Text and photos by SCOTT FYBUSH
Once upon a time – and it sure does feel like a lot longer than nine months ago – you could fly your family to the West Coast, rent a car and spend a very pleasant few days driving along Route 66 through Arizona and New Mexico.
That’s just what we did last July, and for once your editor kept the broadcast stops to a minimum while taking the kids to the Grand Canyon and a whole bunch of old-time tourist stops along the Mother Road.
A “minimum” isn’t quite “none,” at least not in our car – so yes, when there was a broadcast site in easy view, we stopped for a few minutes and a few pictures. Old 66 ran through Flagstaff, of course – and KAFF (930/92.9) has long had its studios right on the side of old 66, complete with the highway shield on the roadside sign. (We’d have even considered stopping in for a quick tour, but it was well after hours and we were late already to get to our overnight stop in the famous Wigwam Motel down the road in Holbrook.)
The next morning, our drive around Holbrook took us right past the tower of KDJI (1270), which sits alongside the ramp to 66’s modern replacement, I-40, as we headed east toward the one radio destination your editor insisted on including in this itinerary.
Back in 2011, our first trip to this area included a visit to the Navajo Nation’s radio stations, KTNN (660) and KWRK (96.1) in Window Rock, Arizona, right by the New Mexico border.
Back then, KTNN’s exemplary public service to the Navajo Nation (and the country music on its newer FM sister station, KWRK 96.1) came from a rather nondescript building just north of the main intersection in Window Rock, where Arizona 264 meets Indian Route 12.
Since then, however, the stations had moved a couple of miles west, into a new building on 264 in nearby St. Michaels. We’d seen some pictures when our friend Tom Langmyer had stopped by earlier in 2019, making a repeat visit here a must.
Coming up from the south along Route 12, we first passed the rocky outcropping called Hunters Point, where a close look revealed the KWRK tower up near the peak. With 100 kW up here, KWRK reaches down to I-40 and nearby Gallup, New Mexico – and up well to the north through much of Navajo Nation. (Even so, the nation is so big that KWRK recently added an FM simulcast, KCAZ 99.5 Rough Rock, up to the northwest to reach the northern parts of the Nation.)
The new studios themselves, opened in 2017, sit right along 264 near the junction with 12 south – and what a change they are from the old facility!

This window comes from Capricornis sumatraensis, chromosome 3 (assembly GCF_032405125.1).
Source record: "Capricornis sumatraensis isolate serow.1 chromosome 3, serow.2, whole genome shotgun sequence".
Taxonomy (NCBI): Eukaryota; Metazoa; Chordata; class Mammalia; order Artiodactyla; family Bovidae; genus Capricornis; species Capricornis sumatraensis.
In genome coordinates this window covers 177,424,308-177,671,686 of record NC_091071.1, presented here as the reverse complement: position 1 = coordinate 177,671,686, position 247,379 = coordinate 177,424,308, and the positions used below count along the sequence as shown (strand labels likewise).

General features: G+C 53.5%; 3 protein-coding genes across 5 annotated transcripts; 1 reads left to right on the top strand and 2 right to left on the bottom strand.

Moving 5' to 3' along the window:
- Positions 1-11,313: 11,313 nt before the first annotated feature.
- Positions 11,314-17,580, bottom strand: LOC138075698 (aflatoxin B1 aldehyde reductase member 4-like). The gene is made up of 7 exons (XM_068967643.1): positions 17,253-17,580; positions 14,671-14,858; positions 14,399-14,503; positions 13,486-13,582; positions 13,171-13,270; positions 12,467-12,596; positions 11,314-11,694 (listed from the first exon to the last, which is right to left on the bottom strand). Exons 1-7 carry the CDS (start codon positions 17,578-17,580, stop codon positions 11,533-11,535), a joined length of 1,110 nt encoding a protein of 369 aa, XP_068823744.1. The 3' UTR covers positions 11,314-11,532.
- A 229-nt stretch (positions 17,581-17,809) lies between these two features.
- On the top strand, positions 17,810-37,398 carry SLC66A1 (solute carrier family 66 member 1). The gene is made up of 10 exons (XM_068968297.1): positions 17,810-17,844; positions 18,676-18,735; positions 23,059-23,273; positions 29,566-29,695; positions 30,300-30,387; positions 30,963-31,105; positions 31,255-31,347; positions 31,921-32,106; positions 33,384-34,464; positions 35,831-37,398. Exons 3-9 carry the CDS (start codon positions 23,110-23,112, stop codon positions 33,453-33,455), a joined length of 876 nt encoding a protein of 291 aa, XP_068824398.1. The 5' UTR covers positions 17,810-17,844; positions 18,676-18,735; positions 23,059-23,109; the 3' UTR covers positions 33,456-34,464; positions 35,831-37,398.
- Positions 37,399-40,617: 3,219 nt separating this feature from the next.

The design aesthetic here, from VThree Studios of St. Louis, is heavy on open glass: the lobby’s glass wall looks across a hallway into the glassed-in tech core, where the engine for the SAS console system is easily seen.
Turn left from the lobby and you’re in the cozy waiting area outside the L-shaped cluster of studios: a talk studio where guests can appear on KTNN, the main KTNN air studio/control room at the corner of the “L,” and the spacious KWRK “Capital Country” studio to the right.
(Did we end up appearing as a surprise guest on KWRK with midday jock Marcia, talking about our lunch plans after the visit? We sure did…)
The furniture is all from Omnirax, by the way – and those are SAS i-SL control surfaces and Yellowtec mic and monitor arms throughout.
There’s expansion room here for a future push into video production, office space for sales and programmers, accommodations if there’s a natural disaster that forces staffers to stay on site – and a BIG central lounge/kitchen area that allows staffers to relax and interact with each other.
Working our way back around the perimeter to the lobby, there are storage areas, engineering work areas, and a spacious, well-lit conference room along the outside wall – an impressive facility indeed for this very unusual and very important group of radio stations.
(Want to hear more about what KTNN and KWRK do for their community? We sat down with GM Troy Little after lunch for an interview on our Top of the Tower Podcast.)
Thanks to KTNN/KWRK’s Troy Little for the tours!
FOR SALE: Central New England AM Powerhouse with 50,000-watt nondirectional daytime potential to cover 5 million people.
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THE RADIO HISTORIAN’S CALENDAR IS OUT!
This is a special year for radio, and The Radio Historian is celebrating its 100-odd-year history in the 2022 calendar The calendar features images originating from original black-and-white photographs, digitally remastered and colorized to replicate the original scenes as accurately as possible. You can order it from us here.
And when you buy the Radio Historian calendar, don’t forget to buy the Tower Site Calendar — perfect in any room. We’re marking the 20th anniversary of the Tower Site Calendar, and we’re also celebrating the 100th anniversary of America’s radio boom in 1922, when the industry really took off and stations erupted all over the country. Our calendar showcases the survivors from the Class of 1922, which grew into some of America’s biggest radio stations. It’s nearly off the press and will ship in time for Christmas. Order yours here.
And check out our other great merchandise!
And don’t miss a big batch of Arizona IDs next Wednesday, over at our sister site, TopHour.com!
Next week: Buffalo, Summer 2019